The Food and Drug Administration on Thursday expanded access to the updated COVID-19 booster shot to children as young as 6 months old.
“More children now have the opportunity to update their protection against COVID-19 with a bivalent COVID-19 vaccine, and we encourage parents and caregivers of those eligible to consider doing so – especially as we head into the holidays and winter months where more time will be spent indoors,” FDA Commissioner Robert Califf said in a statement.
The FDA said that children 5 years old and younger who received two doses of Moderna’s vaccine more than two months ago are eligible for the company’s updated booster shot. Children 4 years old and younger who haven’t yet received the third dose in Pfizer’s three-shot program will receive its updated booster as their third dose. But children who have already received all three of Pfizer’s shots are not yet eligible for an updated booster. FDA said that data would be available in January.
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The Biden administration has been pushing the updated shots ahead of a potential coronavirus wave in the winter months and as hospitals are facing increasing pressure from COVID-19, flu and the respiratory syncytial virus, or RSV.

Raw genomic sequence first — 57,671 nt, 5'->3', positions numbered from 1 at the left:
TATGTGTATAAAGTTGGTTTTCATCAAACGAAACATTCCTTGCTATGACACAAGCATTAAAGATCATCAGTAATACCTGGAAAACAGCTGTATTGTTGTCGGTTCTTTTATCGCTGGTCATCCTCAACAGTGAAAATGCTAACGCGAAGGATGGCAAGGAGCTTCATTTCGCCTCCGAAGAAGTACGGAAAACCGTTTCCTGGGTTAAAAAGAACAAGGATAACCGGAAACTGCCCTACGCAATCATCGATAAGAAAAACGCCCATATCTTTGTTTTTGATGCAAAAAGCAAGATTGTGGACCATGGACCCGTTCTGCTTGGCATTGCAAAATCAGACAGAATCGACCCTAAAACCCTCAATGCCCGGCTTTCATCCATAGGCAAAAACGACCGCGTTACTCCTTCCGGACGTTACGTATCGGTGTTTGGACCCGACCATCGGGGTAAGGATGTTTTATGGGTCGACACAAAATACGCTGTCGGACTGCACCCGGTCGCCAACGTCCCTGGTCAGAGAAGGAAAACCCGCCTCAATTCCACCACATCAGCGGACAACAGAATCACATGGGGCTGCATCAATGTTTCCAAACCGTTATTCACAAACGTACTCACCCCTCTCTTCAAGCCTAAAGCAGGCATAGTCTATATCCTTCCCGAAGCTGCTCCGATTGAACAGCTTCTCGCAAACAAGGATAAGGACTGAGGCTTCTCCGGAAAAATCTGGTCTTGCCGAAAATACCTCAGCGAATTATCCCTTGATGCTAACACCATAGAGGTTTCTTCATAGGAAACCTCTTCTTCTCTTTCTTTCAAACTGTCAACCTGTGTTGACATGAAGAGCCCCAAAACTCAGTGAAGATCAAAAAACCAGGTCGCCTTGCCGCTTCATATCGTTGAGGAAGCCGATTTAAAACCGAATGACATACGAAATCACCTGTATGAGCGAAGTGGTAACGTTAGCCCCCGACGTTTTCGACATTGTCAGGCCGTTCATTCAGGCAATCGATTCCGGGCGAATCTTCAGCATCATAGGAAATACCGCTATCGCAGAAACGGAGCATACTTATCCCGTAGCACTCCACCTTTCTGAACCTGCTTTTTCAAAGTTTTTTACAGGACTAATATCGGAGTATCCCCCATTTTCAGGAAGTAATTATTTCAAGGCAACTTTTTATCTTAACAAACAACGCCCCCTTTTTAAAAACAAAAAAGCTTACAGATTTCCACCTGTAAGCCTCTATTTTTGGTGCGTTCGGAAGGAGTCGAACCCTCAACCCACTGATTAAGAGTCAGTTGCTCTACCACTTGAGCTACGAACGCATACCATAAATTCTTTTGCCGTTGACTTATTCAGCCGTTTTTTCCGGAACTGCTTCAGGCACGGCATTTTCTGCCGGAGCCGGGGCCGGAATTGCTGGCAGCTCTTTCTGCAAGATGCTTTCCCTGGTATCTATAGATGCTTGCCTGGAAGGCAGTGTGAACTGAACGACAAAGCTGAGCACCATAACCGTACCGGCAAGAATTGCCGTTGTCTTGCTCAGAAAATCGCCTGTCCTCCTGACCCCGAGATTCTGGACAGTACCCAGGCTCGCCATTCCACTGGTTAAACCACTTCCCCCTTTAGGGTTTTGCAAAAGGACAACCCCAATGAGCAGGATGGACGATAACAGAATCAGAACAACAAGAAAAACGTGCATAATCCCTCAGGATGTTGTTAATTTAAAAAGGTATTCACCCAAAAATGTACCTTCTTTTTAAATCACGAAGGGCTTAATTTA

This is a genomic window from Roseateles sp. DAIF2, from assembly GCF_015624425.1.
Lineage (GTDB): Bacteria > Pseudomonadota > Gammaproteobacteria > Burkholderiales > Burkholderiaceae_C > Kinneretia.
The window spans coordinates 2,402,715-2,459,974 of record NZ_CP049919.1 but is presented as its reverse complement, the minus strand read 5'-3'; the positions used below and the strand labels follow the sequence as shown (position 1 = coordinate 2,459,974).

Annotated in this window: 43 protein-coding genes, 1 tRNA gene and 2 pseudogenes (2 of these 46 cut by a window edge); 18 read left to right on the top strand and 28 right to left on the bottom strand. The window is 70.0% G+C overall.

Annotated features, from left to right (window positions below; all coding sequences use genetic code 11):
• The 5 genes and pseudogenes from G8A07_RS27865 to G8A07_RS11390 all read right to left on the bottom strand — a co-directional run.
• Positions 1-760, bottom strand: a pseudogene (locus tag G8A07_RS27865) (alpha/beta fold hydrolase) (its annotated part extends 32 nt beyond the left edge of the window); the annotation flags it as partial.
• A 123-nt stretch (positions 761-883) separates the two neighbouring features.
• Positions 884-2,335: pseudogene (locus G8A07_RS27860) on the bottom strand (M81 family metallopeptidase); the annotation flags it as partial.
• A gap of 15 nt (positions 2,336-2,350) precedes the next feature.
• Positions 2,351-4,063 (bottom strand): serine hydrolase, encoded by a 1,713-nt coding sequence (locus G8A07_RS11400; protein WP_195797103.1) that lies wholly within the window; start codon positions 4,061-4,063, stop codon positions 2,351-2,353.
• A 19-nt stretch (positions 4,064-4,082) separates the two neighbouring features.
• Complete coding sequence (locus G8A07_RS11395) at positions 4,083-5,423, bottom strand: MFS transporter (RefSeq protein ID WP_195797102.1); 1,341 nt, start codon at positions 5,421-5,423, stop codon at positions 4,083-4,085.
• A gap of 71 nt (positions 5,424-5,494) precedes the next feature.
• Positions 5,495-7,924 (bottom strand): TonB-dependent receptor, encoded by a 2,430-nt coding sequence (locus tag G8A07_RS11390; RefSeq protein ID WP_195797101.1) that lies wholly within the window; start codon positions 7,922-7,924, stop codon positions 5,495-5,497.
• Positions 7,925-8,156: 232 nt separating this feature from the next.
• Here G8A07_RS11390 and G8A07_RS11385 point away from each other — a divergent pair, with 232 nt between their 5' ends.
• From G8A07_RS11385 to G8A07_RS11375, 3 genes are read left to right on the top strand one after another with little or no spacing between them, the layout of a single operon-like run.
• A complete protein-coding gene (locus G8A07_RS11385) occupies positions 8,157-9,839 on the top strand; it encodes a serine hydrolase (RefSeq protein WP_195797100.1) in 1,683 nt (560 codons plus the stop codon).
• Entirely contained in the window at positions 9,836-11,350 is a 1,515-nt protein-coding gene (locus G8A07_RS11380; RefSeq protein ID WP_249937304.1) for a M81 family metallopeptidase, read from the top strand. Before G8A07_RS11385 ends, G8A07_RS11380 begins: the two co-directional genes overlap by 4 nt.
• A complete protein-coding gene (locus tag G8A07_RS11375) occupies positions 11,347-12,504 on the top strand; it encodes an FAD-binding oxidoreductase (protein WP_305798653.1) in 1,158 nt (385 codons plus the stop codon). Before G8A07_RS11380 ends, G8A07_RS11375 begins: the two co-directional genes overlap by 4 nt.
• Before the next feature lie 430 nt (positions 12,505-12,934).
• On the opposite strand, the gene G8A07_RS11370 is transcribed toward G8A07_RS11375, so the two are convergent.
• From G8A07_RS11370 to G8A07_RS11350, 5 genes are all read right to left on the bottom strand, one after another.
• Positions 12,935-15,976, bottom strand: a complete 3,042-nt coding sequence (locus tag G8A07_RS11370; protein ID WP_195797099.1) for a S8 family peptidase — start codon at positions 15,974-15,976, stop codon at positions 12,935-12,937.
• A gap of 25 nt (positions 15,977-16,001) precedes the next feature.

“As this virus has changed, and immunity from previous COVID-19 vaccination wanes, the more people who keep up to date on COVID-19 vaccinations, the more benefit there will be for individuals, families and public health by helping prevent severe illnesses, hospitalizations, and deaths,” Califf continued.
But few people have received the shots – and even fewer children have rolled up their sleeves.
According to data from the Centers for Disease Control and Prevention, less than 13% of eligible Americans have received the updated shot. Only about 1.8 million children aged 5-17 have received the booster.
“Based on available data, the updated, bivalent vaccines are expected to provide increased protection against COVID-19,” FDA’s top vaccine official Peter Marks said in a statement.
The updated shots are designed to take on omicron subvariants BA.4 and BA.5 as well as the original coronavirus strain. But those subvariants are declining in the U.S., while BQ.1.1, BQ.1 and XBB are on the rise. Those subvariants are expected to be better at evading prior immunity from shots or infection.